Do you know your worth? Do you know your true value? Some may say you need investors to evaluate your finances and investments to determine your true value or net worth. However, the worth I am referring to has no dollar value. I’m referring to your self worth. What is self worth? Self worth is based upon one knowing she is loved, accepted and was created for a purpose. Self-worth is determined by how one sees herself. Which lenses are you looking through? Is it through the lens of professionalism where you are focused on obtaining position and power within your company? Or do you look through the lens of materialism where you are focused on the clothes you wear, the type of house you have, or the kind of vehicle you own? Perhaps you look at yourself through the lens of perfectionism where you are focused on performance? Or do you peer through the lens of elitism placing importance on particular social groups you participate in?
The self-worth I am referring to is not based upon professionalism, materialism, perfectionism nor elitism. The self-worth of the woman I am speaking comes from who we are in Christ Jesus. She is a woman learning to build her life on the principles of God and understanding the value she obtains that comes from her relationship with Jesus Christ.
I’m reminded of a woman in the Bible who struggled with her self-worth. In reading John 4:4-10 “Now he had to go through Samaria. So he came to a town in Samaria called Sychar, near the plot of ground Jacob had given to his son Joseph. Jacob’s well was there, and Jesus, tired as he was from the journey, sat down by the well. It was about the sixth hour. When a Samaritan woman came to draw water, Jesus said to her, “Will you give me drink?” His disciples had gone into the town to buy food. The Samaritan woman said to him, “You are a Jew and I am a Samaritan woman. How can you ask me for a drink?” For Jews do not associate with Samaritans. Jesus answered her, “If you knew the gift of God and who it is that asks you for a drink, you would have asked him and he would have given you living water.“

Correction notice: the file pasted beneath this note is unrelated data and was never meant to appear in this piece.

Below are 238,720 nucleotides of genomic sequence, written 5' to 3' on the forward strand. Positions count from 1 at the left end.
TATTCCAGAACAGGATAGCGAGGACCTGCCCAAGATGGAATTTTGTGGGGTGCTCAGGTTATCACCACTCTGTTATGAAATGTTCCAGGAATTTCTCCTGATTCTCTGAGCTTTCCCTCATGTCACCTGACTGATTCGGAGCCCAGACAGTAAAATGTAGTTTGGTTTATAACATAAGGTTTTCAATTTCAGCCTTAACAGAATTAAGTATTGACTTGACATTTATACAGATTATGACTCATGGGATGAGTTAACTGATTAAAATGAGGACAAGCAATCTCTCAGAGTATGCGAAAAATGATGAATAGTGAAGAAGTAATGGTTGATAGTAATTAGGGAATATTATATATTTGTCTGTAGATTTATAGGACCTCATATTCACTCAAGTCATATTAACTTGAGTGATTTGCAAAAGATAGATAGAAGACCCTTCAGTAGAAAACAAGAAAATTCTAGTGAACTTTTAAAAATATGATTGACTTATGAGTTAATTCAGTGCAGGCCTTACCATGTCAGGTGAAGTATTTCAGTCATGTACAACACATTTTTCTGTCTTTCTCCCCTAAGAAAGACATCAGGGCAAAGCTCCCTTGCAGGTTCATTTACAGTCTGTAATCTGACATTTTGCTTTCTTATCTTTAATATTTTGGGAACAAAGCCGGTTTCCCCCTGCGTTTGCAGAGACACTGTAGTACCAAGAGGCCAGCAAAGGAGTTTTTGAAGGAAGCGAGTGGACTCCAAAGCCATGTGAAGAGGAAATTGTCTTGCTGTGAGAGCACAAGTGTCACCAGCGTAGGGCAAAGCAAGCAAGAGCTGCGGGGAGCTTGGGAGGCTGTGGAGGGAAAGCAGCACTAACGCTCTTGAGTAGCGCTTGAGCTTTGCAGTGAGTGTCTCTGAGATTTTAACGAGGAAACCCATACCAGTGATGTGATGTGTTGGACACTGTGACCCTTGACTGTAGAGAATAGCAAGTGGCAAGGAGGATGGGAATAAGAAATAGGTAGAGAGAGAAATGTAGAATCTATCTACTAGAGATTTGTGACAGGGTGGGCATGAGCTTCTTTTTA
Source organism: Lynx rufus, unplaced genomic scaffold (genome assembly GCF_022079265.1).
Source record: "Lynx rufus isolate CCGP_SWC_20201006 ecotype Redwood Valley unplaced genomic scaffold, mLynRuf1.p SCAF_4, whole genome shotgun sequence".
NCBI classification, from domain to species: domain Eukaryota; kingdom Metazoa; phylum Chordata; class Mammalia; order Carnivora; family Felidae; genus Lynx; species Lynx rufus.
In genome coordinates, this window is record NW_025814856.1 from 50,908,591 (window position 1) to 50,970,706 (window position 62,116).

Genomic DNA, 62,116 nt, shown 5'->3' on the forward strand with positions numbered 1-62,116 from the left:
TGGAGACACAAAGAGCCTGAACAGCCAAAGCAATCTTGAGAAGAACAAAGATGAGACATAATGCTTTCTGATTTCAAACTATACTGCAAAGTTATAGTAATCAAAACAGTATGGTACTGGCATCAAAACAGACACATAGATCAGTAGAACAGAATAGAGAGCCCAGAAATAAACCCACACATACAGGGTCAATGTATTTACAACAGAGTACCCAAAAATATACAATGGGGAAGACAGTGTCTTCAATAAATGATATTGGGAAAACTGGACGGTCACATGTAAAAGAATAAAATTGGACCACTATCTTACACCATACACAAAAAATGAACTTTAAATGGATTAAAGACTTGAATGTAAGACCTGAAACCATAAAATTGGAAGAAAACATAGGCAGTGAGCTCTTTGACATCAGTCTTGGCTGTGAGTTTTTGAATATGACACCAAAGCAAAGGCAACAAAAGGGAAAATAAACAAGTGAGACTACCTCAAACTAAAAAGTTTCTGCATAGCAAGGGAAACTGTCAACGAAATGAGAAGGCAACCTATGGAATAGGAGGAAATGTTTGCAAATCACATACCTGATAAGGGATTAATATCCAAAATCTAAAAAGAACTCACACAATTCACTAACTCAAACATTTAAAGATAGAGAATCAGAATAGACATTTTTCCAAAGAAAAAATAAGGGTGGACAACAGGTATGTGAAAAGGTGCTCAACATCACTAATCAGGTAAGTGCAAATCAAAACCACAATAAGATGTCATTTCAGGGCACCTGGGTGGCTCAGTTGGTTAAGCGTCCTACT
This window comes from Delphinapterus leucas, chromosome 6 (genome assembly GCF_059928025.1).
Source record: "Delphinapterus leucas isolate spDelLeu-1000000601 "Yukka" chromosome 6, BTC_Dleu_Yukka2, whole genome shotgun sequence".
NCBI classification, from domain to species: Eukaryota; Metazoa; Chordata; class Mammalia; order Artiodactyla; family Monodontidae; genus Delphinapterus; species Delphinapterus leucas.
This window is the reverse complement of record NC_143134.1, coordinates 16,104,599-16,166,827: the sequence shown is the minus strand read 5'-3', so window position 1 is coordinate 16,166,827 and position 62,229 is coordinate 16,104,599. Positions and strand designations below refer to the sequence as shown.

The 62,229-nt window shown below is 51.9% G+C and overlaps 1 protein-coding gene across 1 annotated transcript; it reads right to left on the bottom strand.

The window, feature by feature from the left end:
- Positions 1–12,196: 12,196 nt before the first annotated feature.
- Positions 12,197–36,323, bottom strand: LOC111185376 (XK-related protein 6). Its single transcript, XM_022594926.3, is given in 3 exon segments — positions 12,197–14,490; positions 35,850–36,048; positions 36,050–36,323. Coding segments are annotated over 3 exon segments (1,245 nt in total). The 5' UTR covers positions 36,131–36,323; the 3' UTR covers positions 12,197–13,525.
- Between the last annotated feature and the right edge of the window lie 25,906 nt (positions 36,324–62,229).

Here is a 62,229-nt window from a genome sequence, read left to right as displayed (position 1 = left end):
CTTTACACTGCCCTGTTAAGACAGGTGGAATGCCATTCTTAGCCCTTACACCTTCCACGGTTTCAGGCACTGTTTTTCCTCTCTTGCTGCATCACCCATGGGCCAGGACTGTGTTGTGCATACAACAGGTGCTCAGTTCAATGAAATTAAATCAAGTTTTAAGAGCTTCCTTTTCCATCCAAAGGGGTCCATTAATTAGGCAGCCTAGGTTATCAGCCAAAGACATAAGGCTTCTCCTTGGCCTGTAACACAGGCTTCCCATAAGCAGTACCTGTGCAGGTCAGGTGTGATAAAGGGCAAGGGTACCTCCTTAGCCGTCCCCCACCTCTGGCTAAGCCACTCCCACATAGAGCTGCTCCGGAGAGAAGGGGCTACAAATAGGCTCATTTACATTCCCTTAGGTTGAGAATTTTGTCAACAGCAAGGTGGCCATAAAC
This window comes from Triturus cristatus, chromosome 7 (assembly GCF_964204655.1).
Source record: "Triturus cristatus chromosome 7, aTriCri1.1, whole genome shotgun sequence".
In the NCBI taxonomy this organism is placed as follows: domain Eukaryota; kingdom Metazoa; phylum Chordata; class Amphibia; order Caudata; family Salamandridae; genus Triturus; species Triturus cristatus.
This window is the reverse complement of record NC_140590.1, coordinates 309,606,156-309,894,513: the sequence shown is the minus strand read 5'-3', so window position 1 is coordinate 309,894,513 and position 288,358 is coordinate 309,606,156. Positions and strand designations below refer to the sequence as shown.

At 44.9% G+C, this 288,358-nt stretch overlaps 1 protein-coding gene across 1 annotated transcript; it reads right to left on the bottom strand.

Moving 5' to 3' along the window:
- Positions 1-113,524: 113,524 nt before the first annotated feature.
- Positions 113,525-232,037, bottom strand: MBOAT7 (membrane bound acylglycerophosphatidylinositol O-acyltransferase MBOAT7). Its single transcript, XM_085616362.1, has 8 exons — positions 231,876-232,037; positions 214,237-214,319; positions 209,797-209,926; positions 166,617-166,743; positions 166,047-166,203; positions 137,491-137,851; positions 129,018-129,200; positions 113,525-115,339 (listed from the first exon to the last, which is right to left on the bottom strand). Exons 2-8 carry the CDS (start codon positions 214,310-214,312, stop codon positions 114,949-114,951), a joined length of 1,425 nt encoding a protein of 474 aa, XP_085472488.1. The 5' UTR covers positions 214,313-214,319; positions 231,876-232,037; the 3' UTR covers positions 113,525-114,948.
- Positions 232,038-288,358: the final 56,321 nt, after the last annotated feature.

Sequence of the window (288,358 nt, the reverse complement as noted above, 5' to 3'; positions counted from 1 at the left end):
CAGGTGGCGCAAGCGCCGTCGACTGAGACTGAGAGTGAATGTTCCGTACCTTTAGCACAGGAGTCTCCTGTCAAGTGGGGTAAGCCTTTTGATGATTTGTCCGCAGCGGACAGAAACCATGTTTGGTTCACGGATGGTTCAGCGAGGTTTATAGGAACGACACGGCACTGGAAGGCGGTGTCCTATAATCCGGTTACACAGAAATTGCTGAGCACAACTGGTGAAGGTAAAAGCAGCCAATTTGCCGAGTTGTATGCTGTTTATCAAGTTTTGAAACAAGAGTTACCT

The Samaritan woman is so much like many women today. Even though the cultures we live in are different, the battles of self-worth are still the core at each of our hearts.
She was a woman who did not feel loved, accepted nor believed she was created for a purpose. She was a woman running from something or someone. What makes me believe this because her actions spoke louder than any word. Women in those days usually drew water at the end of the day, not in the heart of the day. As you continue to read further down in the passage of Scripture, we find that she had been married five times and the man she was living with now wasn’t even her husband. I believe part of her drawing water at the time of day was she would rather endure the heat of the blistering sun than from the blazing of eyes of others who would look upon her with ridicule and judgmental. How many times do we find ourselves running from our pasts because we can’t bear to carry the marks of shame any longer?
She was a woman who believed the lies of what people spoke about her. Samaritans were considered to be ceremonially unclean to the Jews and the Jews were to have no dealings with them. How many times do we believe the lies spoken over us? Words like “You will never amount to anything?” Or “you are worthless?” “You are a disgrace!” Each of those statements are lies! God states for we are God’s workmanship!
The Samaritan woman had a face-to-face encounter with Jesus. In those moments she realized the unconditional love that He had for her, as well as the extension of His grace bestowed upon her. He also reinforced who she was in Him – a woman was created in His image to fulfill His purpose.
How are you trying to obtain your self-worth? Is is through your possessions or profession? Perhaps you need to have an encounter with Jesus like the Samaritan woman and allow Him to speak to you with words of grace and truth. Just as He extended His mercy, grace and love towards her, He will do so with you too.